It is obvious that if the sampled signals are received over a single channel, counter CT1 may be eliminated and memories M1 to MK will then each comprise only one page.

The processing method defined by the present invention is much faster than previously known methods, especially when it is required to process a large number of delayed discrete values since, according to former methods, use was made of a filter comprising M delay cells in cascade and during each sampling time slot T a total of M.I delayed discrete value shift operations, M.I multiply operations and M.I add operations, i.e. 3.M.I operahad to be performed for I channels in an interval less than T seconds.

Thus, in the case of telephone switching, if T=62.5 μs, M=128 and I=32, it was priorly necessary to execute 64106 operations in less than one second, which is impossible with presently known devices (the performance of known devices enabling only one channel to be processed with a 32-order filter for a sampling frequency of 8 kHz).

On the other hand, by means of the method defined by the present invention, only K out of the M=KP-1 delayed discrete values of each channel are shifted, the value of P being selected such that with presently available devices the total processing time for I channels, i.e. the time required for processing IP values by an arithmetic unit (all the arithmetic units U1 to UK operating simultaneously) and the time required for adding IK partial results are less than the sampling period T divided by the number of channels I. In the case of telephone switching, for example, in order to process signals transmitted over 32 channels with a sampling frequency of 8 kHz (i.e. T/I=approximately 3.9 μs), it is thus possible with only two elementary cells to process in approximately 3.6 μs more than 40 delayed discrete values per channel, the above-mentioned TRW integrated-circuit being capable of reading and weighting a 16-bit word in 155 ns at the most, the result being available on the arithmetic unit output approximately 35 ns after the end of calculation.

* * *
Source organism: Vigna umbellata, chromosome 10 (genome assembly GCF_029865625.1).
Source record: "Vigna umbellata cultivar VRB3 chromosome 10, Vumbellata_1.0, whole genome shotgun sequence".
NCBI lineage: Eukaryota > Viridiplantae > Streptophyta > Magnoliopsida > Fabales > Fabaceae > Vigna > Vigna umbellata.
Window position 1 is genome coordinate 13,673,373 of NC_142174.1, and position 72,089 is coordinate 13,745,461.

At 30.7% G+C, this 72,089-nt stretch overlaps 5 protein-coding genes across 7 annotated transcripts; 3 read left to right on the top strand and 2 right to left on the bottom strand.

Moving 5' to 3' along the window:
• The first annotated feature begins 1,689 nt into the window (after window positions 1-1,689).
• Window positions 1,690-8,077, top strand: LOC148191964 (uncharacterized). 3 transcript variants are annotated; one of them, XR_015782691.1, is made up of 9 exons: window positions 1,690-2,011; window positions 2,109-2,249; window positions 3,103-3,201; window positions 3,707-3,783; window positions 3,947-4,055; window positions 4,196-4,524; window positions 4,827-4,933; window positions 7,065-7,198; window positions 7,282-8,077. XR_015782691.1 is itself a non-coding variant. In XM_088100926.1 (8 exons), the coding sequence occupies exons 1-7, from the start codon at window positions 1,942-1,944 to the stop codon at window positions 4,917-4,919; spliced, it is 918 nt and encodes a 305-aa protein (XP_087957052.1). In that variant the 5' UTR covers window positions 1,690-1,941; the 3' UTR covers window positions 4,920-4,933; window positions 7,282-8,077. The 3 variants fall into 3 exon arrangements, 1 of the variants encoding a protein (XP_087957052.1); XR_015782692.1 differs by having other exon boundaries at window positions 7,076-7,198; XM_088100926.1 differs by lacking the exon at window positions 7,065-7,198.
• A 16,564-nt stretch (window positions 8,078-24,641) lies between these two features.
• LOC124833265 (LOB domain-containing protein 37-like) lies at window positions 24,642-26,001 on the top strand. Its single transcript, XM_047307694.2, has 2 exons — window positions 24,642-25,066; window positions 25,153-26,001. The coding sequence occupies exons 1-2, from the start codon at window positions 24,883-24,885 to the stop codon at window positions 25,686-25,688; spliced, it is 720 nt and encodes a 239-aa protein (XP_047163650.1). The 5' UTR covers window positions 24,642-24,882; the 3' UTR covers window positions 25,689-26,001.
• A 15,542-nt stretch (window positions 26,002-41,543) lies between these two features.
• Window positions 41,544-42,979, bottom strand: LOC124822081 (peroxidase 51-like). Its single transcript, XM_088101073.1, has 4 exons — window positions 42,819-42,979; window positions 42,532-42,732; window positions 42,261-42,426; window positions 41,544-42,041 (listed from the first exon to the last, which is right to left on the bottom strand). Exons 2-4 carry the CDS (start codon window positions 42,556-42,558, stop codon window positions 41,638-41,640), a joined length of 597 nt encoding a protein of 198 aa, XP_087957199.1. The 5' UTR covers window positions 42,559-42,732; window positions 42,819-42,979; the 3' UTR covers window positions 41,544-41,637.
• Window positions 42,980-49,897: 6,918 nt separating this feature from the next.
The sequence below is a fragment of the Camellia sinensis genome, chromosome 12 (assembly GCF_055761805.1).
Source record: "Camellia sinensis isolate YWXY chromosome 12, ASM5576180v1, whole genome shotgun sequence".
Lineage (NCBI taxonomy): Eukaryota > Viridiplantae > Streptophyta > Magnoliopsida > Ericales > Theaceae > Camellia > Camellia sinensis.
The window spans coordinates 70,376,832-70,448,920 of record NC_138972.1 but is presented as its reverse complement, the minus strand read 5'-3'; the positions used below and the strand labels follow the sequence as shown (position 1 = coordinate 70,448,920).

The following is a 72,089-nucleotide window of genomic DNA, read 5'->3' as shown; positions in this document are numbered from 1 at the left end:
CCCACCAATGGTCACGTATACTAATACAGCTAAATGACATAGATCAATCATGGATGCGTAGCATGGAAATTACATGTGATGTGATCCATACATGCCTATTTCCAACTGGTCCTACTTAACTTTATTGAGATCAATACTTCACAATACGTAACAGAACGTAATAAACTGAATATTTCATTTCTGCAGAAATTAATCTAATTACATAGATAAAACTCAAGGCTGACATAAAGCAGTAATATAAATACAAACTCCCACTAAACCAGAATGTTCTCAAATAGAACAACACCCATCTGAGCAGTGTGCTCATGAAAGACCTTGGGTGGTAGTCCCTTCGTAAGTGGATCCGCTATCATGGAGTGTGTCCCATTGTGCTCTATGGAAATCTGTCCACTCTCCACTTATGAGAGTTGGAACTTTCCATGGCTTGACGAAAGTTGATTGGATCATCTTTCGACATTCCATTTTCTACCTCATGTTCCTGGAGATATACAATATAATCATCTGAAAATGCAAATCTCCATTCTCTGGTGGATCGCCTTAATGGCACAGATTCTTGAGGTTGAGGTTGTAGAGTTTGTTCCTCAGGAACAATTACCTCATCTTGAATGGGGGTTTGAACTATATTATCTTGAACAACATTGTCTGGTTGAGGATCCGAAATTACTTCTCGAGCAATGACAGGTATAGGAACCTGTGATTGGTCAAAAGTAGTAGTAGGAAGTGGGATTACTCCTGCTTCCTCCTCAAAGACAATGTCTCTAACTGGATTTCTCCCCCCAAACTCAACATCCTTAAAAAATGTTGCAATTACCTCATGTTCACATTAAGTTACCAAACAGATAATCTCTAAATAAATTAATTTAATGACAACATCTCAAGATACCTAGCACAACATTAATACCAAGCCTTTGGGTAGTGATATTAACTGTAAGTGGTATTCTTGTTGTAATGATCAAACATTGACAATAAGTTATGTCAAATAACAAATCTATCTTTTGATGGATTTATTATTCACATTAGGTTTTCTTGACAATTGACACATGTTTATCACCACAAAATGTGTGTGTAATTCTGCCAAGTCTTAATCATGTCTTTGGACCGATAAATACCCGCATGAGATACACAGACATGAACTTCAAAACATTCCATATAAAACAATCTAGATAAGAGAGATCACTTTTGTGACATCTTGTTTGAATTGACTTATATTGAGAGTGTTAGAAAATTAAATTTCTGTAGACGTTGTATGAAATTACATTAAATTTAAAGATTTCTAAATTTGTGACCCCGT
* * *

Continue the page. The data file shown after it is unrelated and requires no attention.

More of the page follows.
In the case of applications for which a very high-order filter is required, it is merely necessary to increase the number of elementary cells, but in this case the time required for adding the different partial results of these cells may be excessive. In this case, the filter illustrated in FIG. 2 is used, in which components identical with those in FIG. 1 have the same reference numbers.

The filter shown in FIG. 2 is identical with that in FIG. 1, except that the outputs of the different arithmetic units U1 to UK are all connected to a high-speed adder A which simultaneously sums all the partial results produced by K cells C1 to CK. Except for this difference, the filter shown in FIG. 2 operates in the same manner as that shown in FIG. 1, and for this reason, its operation is not explained in detail.